Reporter editor Jeff Vorva took second place to Karrson in headline writing.
Headlines that appeared in the news section were “Disorder on the courts” about Oak Lawn’s basketball court controversy, “Doggone it’’ about the Richards Bulldogs’ state football championship loss, “High Tension” about an Oak Lawn resident’s displeasure with ComEd, “No Christmas Carol for Bury” about Oak Lawn trustee Carol Quinlan blasting Mayor Sandra Bury’s blog and “West Nile Nightmare” on Evergreen Park Mayor Jim Sexton’s fight with West Nile virus.

The judges said “Great job writing headlines that make you want to read the story; particularly enjoyed ‘Doggone it.’ ’’

Vorva also took honorable mention for a photo series featuring the end of a Chicago Christian girls volleyball match.

Jeff Vorva's imPRESSions: Former EP couple hits home run with Challengers Field

 

Jeffs Col ImpressionsIn the heart of a Tinley Park neighborhood stands a new baseball field in which there is a game or two going on just about every day involving special needs kids and adults.
And it warms the hearts of hundreds of volunteers who made it happen including Denis and Lois Murphy.
This couple is receiving a lot of credit from TP officials for the opening of Challengers Field, a $300,000 facility PAGE-3-2-col-helmets-with-JV-COLDenis and Lois Murphy, bottom photo, are formerly of Evergreen Park but are making an impact in Tinley Park as they had a big hand in creating Challengers Field to serve athletes with special needs. In the top photo are new helmets specially made for the facility. Photos by Jeff Vorva.Page-3-2-col-with-vorva-colwith artificial turf that has provided many hits, runs and smiles.
The Murphys lived in Evergreen Park 28 years ago. Denis went to St. Bernedette and Evergreen Park High School. Lois attended Northwest Elementary School and Evergreen Park High School. Her maiden name is also Murphy and they still have friends and family in the Evergreen Park community.
But they have really made a big mark in Tinley Park.
One of their four sons, Kyle, is a special needs athlete who has neurofibromatosis, which is a seven-syllable word meaning the growth of tumors anywhere from the spinal cord to the brain.
Kyle is 24, and his parents have been a part of the Challengers League since 1994.
The vision for the new field came about two years ago, Denis said.
“We played on a dirt field and we were kind of handicapped because we only had the field for one night and we split it with three teams,” he said. “We wanted to expand and make it a safe surface. That’s how we started this project.
“We can play seven days a week if we want.’’
The Challengers have 64 athletes in the organization and hope to expand it to more than 120 in the coming years. Athletes from Evergreen Park, Tinley Park, Orland Park, Frankfort, Mokena, Oak Forest and Steger play ball there.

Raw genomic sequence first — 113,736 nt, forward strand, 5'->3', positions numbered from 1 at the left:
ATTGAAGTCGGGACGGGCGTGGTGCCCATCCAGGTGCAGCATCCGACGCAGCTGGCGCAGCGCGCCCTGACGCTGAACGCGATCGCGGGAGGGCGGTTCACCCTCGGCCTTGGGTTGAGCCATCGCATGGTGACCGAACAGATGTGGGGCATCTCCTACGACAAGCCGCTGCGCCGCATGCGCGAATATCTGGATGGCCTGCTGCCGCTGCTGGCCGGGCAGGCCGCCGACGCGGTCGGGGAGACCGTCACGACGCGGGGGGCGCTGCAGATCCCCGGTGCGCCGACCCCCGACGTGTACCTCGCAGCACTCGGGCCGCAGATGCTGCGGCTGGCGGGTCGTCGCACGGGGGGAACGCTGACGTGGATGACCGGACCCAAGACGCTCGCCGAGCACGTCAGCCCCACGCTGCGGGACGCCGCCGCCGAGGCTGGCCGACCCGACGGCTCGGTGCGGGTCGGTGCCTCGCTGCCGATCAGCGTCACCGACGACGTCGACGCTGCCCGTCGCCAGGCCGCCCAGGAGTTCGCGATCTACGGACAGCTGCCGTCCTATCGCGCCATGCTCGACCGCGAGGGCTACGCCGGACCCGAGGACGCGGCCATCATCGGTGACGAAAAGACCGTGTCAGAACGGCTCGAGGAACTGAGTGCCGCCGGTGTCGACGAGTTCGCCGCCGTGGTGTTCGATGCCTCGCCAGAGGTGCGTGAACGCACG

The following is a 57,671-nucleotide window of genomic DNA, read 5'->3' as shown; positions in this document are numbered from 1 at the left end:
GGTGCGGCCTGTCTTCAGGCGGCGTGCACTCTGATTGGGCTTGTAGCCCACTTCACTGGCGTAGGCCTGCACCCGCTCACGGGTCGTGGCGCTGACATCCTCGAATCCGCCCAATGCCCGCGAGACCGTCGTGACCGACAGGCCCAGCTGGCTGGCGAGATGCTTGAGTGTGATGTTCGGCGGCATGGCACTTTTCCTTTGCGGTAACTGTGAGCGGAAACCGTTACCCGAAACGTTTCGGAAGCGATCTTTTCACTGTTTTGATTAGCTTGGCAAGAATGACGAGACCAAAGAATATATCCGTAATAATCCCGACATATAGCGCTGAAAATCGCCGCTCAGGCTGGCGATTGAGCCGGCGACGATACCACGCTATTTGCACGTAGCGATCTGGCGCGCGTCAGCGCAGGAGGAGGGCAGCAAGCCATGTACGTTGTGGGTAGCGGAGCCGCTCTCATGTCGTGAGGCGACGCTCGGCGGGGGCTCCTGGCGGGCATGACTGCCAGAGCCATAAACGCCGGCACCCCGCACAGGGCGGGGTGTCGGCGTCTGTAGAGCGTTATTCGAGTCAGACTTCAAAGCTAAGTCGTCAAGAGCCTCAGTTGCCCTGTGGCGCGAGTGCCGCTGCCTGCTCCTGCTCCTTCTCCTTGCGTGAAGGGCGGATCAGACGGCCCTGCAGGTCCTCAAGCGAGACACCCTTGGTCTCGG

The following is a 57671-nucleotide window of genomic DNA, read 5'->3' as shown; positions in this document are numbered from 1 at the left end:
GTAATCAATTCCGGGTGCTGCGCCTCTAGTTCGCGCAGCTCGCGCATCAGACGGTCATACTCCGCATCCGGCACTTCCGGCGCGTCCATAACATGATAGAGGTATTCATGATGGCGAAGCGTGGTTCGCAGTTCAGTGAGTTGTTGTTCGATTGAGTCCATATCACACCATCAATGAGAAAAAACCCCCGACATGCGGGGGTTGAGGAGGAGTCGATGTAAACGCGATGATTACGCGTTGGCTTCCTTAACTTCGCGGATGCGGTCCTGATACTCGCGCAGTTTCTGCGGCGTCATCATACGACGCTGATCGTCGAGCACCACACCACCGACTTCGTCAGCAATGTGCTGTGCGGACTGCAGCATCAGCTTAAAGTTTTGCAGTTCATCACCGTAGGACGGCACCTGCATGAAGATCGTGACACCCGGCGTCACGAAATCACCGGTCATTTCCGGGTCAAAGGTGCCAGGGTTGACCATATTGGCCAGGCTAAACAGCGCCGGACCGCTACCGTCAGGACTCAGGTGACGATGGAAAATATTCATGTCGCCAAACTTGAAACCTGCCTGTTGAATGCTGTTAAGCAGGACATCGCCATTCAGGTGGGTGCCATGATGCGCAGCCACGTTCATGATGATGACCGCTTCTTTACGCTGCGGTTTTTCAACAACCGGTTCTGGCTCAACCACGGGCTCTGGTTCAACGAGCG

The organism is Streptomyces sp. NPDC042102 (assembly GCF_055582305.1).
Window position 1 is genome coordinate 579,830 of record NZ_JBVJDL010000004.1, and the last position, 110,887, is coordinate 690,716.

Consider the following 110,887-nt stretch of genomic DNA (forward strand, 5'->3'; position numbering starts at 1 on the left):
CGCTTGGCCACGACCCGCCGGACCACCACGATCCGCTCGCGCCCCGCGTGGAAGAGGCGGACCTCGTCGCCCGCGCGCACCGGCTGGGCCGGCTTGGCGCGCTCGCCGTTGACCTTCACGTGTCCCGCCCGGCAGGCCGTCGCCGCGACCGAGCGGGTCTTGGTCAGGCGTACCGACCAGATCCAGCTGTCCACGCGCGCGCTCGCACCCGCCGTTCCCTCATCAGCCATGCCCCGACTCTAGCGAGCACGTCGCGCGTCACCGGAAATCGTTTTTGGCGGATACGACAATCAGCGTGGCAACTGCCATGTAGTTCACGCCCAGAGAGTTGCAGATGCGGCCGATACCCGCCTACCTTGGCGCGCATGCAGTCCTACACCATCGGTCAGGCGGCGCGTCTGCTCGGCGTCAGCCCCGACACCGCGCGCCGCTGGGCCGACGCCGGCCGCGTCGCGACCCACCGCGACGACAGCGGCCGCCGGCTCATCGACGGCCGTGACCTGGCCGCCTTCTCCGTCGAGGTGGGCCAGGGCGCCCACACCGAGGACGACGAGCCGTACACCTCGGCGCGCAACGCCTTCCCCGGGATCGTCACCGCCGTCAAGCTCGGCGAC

The senior member of all the players is Orland Park’s Brian “Killer” Korwin, who has been with organization since it started 20 years ago. Korwin made a speech via his computer during the grand opening of the field on May 18 and said the major league scouts would flock to the field to scout future phenoms.
“Good luck and just try to keep track of all of this talent,” Korwin said. “These players can help you win a World Series. That is a Killer Korwin guarantee.’’
Another guarantee is that Challengers Field will make a lot of players, parents and friends happy for a long time.
Lois was amazed at the outpouring of love from the hundreds who showed up for the opening ceremonies, which included a parade, the Andrew High School band, White Sox mascot Southpaw, speeches and other activities.
“It’s beyond words – it’s awesome,” she said. “We were waiting for this day to come and it’s everything and more than we expected.’’

A new celebration
We’re going to change a little something that has made me scratch my head for a while.
When Regional Publishing puts out a special section on a given community, it has gone out of its way to make the cover of the section focus on a big event coming to town, such as we did for the Hickory Hills’ Street Fair in last week’s paper.
The trouble is, a vast majority of the section is about the town itself and the businesses that are in it and not the event. People who just look at the cover of these sections might think it is just about the event itself and may not even want to crack it open if they are not interested in it or can’t attend it.
In changing up the ‘we’ve-always-done-it-like-that’ mentality, the Reporter is tossing a curveball.
This week, the special section for Evergreen Park will be called “A Celebration of Evergreen Park and Day in the Park.” Evergreen Park gets the top billing and rightfully so, because this section will be full of great stories and photos that our people have put together over recent months along with some businesses bragging about what they bring to town.
Sure, there will be valuable information about the Day in the Park and six photos on the cover are from last year’s event.
But the true stars of the section are the peeps and businesses in your community, and we are going to try to reflect that from now on.